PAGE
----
Despite holding a majority of government offices and winning the White House in the last election, the Republican Party remains scattered to the public eye. House of Reps Speaker Paul Ryan pulled the American Healthcare Act from the floor last week in an attempt to prevent further humiliation of the Republican Party, as reported by Forbes. This was a huge retraction as the bill hadn’t even been voted on, and a healthcare overhaul remains one of Trump’s biggest promises. This is just the latest display of Republicans being at odds with each other within their own party. Some observers have noted that the friction between the Republicans is social as well as political.
AHCA failure laying bare the personal – not just political – tensions inside the House Republican Conference. https://t.co/tMiN0j3Lah
— Tim Alberta (@TimAlberta) March 31, 2017
After securing the election and taking office in January, Trump has been the center of unrelenting controversy. During his campaign, reporters and critics brought Trump’s history of bankruptcy to light, as well as his derogatory comments regarding women, further examined by the New York Times. Trump and his Republican allies left a snail-trail behind them in their come-up to the White House, which, to be fair, is common of American politicians.
The issue is that Donald Trump, despite being the president, isn’t a politician. Former President Barack Obama is a Harvard Law School graduate and the first black President of the Harvard Law Review. Well versed in American law and politics, he became a professor of constitutional law in Chicago for more than a decade. He also worked as a civil rights attorney before being elected Senator of Illinois, and eventually President of the United States.
President Trump, although a juggernaut of the entrepreneurial world, doesn’t even come close to having the political credentials that any prior president has had. The original spread of Republican candidates, at a record of 12 people running for the White House, gave Trump enough room to talk his way into the primary. He remains a total greenhorn in regard to American politics and government protocol. Trump lined his cabinet with corporate titans and banking agents — more people with less than average political experience.
— The Intercept (@theintercept) March 31, 2017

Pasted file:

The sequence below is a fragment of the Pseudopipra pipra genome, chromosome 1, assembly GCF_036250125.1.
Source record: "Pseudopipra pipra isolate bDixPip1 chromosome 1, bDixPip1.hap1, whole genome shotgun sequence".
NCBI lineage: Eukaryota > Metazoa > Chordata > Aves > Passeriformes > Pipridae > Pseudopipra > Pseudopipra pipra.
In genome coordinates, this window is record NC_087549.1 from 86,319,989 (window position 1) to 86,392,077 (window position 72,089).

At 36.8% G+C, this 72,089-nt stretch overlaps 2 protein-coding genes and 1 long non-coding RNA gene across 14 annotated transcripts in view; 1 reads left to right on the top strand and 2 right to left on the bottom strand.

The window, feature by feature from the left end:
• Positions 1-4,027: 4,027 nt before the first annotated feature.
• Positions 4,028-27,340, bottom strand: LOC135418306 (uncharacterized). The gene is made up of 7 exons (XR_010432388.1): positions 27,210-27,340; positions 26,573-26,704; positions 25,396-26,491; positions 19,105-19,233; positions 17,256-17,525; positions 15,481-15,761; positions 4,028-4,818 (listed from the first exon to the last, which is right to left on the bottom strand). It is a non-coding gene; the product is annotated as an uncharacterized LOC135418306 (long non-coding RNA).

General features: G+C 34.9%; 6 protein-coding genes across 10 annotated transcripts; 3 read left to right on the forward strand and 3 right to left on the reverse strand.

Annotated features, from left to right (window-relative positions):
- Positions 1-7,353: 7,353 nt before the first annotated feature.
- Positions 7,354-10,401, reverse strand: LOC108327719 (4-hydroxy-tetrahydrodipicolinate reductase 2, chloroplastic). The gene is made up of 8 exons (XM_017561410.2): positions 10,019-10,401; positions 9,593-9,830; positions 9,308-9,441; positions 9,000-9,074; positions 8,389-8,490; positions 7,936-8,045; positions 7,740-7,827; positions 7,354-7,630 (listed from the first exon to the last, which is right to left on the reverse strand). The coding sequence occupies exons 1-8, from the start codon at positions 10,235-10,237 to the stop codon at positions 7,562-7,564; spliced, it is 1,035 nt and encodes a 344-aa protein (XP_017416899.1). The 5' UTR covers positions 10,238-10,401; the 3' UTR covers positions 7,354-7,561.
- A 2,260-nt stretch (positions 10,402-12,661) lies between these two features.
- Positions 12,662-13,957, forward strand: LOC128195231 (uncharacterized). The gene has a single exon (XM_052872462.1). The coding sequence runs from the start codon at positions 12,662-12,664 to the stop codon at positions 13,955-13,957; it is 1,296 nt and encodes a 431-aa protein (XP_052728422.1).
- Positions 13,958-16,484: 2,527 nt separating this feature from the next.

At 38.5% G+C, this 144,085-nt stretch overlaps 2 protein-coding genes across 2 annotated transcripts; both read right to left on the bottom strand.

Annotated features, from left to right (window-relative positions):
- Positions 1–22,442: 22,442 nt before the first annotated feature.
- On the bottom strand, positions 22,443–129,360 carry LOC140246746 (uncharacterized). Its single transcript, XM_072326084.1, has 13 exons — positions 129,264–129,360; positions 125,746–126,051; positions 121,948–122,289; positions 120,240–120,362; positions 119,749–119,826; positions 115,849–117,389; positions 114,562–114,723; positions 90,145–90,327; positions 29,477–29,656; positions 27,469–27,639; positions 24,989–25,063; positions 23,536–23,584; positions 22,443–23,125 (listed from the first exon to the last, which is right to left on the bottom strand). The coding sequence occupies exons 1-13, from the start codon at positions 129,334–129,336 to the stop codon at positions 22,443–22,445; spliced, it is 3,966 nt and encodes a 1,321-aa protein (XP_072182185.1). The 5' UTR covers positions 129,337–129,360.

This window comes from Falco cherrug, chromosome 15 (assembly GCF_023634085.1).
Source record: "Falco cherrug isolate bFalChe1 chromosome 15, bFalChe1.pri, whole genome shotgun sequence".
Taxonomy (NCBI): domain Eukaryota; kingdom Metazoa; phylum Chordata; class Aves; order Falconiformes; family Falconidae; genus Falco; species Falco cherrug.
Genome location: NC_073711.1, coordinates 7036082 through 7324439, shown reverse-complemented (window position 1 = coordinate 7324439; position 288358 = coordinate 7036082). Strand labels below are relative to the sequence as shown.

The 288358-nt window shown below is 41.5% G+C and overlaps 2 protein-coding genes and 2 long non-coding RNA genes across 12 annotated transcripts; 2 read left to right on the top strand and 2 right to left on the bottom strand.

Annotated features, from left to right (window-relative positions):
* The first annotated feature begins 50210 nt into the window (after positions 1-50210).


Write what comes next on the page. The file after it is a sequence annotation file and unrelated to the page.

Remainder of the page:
The Republican Party has been divided since last year on whether to support Trump as president, reported by the U.S. News last October. The public failure of the American Healthcare Act is just the latest display of discord among the Republican Party and their inability to make decisions. The feuds between the Republican politicians serves to further fracture the GOP.
Per NBC News, Former National Security Adviser Michael Flynn requested immunity yesterday amid mounting evidence and conspiracy surrounding President Trump’s possible tether to Russian interests. It was confirmed that Flynn had been meeting and communicating with Russian officials without informing either the president or vice president. Upon disclosure of Flynn’s involvement with Russia, he resigned from his position and has since offered to “tell his story” to investigators.
“We should first acknowledge what a grave and momentous step it is for a former National Security Adviser to the President of the United States to ask for immunity from prosecution.”
The controversy around Flynn and the possible link between Trump’s platform and Russia won’t help bring the Republican Party back together. Trump continues to attack Republican skeptics and politicians by name via his Twitter account, which has been the president’s calling card since he started using the application.
— Donald J. Trump (@realDonaldTrump) March 30, 2017
As reported by WGCU, Republican politicians are having problems governing and make decisions in the shadow of Trump’s presidency. Senator Ted Cruz, who ran against Trump during the campaign season, made a statement regarding the friction within the Republican Party.
“It’s clear that tensions are running high. I believe we can come together, and the only way for us to govern and deliver on our promises is for Republicans not to turn the cannons on each other, but stand united behind shared principles, and that’s what I hope all of us do.”
With so many loose ends hanging from Trump’s heels, it’s unclear where he stands among the whirlwind. According to WGCU, the president wouldn’t hesitate to cutout current Republican lawmakers and politicians and make back-alley deals with the Democrats instead. Observing Trump’s business history and habits, he’s employed similar tactics before, essentially forcing his opposition into an ultimatum. One thing is clear: As Trump continues to act as president, the Republican Party continues to fragment.
[Featured Image by Ron Sach/Getty Images]